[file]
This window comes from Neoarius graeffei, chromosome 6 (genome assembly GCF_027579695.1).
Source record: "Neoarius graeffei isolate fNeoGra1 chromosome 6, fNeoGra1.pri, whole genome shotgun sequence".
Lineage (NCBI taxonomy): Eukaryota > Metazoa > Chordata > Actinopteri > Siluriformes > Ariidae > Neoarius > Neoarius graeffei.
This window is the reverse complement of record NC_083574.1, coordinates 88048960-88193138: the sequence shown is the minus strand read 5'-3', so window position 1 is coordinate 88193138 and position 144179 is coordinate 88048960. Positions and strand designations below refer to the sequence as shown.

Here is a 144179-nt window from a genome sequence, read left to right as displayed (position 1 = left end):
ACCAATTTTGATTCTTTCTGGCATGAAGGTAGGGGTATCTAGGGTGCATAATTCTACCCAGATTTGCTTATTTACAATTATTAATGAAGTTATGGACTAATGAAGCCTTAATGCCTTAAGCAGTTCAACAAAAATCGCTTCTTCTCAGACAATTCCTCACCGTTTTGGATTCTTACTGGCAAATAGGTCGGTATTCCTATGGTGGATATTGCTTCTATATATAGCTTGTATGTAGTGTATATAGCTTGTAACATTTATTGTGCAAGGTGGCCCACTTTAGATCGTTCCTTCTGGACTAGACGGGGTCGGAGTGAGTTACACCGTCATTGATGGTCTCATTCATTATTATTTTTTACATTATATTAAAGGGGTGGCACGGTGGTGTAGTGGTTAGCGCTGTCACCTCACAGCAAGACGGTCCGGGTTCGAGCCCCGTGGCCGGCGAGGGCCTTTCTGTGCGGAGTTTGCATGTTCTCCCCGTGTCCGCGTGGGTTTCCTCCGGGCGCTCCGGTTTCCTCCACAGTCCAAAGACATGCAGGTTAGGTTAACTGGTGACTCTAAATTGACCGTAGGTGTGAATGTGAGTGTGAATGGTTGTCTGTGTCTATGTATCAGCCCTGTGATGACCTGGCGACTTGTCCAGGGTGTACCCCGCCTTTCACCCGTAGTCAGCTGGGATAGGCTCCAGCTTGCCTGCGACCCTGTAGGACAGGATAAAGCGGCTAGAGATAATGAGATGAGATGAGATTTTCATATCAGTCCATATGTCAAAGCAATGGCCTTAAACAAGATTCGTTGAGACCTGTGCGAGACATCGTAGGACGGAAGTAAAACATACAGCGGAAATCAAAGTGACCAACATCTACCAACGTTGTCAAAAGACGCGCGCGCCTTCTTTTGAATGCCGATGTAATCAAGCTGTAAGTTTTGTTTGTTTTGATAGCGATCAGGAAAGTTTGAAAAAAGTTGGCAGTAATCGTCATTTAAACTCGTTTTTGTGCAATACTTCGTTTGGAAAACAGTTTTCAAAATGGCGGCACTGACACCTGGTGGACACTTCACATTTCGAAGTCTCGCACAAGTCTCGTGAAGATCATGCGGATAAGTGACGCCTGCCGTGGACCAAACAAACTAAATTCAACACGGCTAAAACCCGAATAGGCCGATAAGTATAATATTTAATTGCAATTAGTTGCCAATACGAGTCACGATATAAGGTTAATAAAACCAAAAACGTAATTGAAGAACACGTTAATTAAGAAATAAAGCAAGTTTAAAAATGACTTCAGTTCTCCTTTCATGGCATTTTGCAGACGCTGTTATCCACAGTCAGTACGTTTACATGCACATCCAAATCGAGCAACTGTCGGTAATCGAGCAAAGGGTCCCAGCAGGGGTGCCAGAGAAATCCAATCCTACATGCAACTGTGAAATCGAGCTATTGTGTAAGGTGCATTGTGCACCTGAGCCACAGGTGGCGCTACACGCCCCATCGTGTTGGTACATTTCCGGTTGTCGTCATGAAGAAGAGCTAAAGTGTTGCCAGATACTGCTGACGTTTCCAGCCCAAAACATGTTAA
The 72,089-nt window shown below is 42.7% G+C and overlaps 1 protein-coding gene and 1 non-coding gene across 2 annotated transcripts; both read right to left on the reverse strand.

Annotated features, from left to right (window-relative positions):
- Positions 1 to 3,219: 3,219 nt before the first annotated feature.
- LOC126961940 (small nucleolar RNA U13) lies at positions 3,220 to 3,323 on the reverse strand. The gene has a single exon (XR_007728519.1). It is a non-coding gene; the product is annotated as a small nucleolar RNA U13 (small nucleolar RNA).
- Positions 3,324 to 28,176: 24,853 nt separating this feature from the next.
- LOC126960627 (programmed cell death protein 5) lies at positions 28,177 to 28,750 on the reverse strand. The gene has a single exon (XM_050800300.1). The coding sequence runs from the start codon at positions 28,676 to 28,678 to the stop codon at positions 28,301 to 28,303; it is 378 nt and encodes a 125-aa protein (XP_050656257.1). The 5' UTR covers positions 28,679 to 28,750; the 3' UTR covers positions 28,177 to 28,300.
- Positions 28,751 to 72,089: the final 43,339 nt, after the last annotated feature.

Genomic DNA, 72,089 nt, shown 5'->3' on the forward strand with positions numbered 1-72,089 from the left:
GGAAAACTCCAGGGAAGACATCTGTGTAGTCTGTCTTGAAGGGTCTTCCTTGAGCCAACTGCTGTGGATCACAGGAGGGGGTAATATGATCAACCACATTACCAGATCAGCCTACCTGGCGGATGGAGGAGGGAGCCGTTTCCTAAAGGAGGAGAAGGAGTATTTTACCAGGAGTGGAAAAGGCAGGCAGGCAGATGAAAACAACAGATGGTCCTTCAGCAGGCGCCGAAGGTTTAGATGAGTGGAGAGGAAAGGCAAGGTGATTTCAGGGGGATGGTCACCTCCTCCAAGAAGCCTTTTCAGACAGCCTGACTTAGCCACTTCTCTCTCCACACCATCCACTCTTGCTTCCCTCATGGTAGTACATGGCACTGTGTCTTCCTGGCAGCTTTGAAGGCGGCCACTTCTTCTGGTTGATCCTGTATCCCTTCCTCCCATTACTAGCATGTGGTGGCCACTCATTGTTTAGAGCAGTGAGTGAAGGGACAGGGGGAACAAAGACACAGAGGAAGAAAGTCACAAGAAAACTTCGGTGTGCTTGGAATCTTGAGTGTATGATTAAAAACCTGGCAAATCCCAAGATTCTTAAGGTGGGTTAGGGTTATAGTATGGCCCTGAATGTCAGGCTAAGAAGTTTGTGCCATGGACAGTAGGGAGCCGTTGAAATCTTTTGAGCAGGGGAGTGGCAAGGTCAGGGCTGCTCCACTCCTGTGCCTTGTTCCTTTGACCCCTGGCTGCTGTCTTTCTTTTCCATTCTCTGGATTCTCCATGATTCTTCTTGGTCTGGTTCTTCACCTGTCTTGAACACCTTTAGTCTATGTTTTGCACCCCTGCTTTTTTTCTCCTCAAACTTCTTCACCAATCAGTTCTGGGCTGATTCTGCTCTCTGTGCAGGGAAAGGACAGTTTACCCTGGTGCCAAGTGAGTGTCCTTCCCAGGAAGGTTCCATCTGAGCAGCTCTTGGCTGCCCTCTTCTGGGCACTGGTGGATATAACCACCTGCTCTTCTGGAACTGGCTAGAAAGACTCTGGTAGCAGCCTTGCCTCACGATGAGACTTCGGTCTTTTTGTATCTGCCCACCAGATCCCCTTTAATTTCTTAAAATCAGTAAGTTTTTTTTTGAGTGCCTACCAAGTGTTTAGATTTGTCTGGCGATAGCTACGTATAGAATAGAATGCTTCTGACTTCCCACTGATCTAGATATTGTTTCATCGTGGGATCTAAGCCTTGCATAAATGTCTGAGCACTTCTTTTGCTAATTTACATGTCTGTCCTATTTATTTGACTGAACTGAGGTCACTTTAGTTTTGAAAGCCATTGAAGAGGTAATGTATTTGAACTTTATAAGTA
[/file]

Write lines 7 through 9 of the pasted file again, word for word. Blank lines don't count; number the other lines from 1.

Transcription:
The 72,089-nt window shown below is 42.7% G+C and overlaps 1 protein-coding gene and 1 non-coding gene across 2 annotated transcripts; both read right to left on the reverse strand.

Annotated features, from left to right (window-relative positions):
- Positions 1 to 3,219: 3,219 nt before the first annotated feature.